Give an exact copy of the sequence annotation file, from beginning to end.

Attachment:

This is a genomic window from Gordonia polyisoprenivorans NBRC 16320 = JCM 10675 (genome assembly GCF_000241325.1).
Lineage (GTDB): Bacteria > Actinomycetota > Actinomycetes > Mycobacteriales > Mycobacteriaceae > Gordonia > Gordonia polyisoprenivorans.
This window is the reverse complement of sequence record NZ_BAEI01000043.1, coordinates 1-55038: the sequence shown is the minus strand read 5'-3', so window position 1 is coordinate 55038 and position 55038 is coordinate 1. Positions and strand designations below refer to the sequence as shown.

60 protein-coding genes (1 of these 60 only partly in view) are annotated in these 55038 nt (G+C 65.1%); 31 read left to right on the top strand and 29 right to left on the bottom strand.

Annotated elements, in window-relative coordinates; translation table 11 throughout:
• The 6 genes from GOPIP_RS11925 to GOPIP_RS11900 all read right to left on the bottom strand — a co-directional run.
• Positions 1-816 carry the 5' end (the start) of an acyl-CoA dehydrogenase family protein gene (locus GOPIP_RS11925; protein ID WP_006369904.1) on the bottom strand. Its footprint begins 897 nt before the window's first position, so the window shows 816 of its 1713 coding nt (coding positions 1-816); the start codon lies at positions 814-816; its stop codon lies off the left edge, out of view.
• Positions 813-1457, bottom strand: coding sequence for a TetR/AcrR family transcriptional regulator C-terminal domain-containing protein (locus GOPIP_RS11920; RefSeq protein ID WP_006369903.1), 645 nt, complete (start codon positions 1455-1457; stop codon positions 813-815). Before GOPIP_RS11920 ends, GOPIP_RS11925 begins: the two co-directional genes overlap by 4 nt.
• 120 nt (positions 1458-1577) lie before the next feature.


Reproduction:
This is a genomic window from Gordonia polyisoprenivorans NBRC 16320 = JCM 10675 (genome assembly GCF_000241325.1).
Lineage (GTDB): Bacteria > Actinomycetota > Actinomycetes > Mycobacteriales > Mycobacteriaceae > Gordonia > Gordonia polyisoprenivorans.
This window is the reverse complement of sequence record NZ_BAEI01000043.1, coordinates 1-55038: the sequence shown is the minus strand read 5'-3', so window position 1 is coordinate 55038 and position 55038 is coordinate 1. Positions and strand designations below refer to the sequence as shown.

60 protein-coding genes (1 of these 60 only partly in view) are annotated in these 55038 nt (G+C 65.1%); 31 read left to right on the top strand and 29 right to left on the bottom strand.

Annotated elements, in window-relative coordinates; translation table 11 throughout:
• The 6 genes from GOPIP_RS11925 to GOPIP_RS11900 all read right to left on the bottom strand — a co-directional run.
• Positions 1-816 carry the 5' end (the start) of an acyl-CoA dehydrogenase family protein gene (locus GOPIP_RS11925; protein ID WP_006369904.1) on the bottom strand. Its footprint begins 897 nt before the window's first position, so the window shows 816 of its 1713 coding nt (coding positions 1-816); the start codon lies at positions 814-816; its stop codon lies off the left edge, out of view.
• Positions 813-1457, bottom strand: coding sequence for a TetR/AcrR family transcriptional regulator C-terminal domain-containing protein (locus GOPIP_RS11920; RefSeq protein ID WP_006369903.1), 645 nt, complete (start codon positions 1455-1457; stop codon positions 813-815). Before GOPIP_RS11920 ends, GOPIP_RS11925 begins: the two co-directional genes overlap by 4 nt.
• 120 nt (positions 1458-1577) lie before the next feature.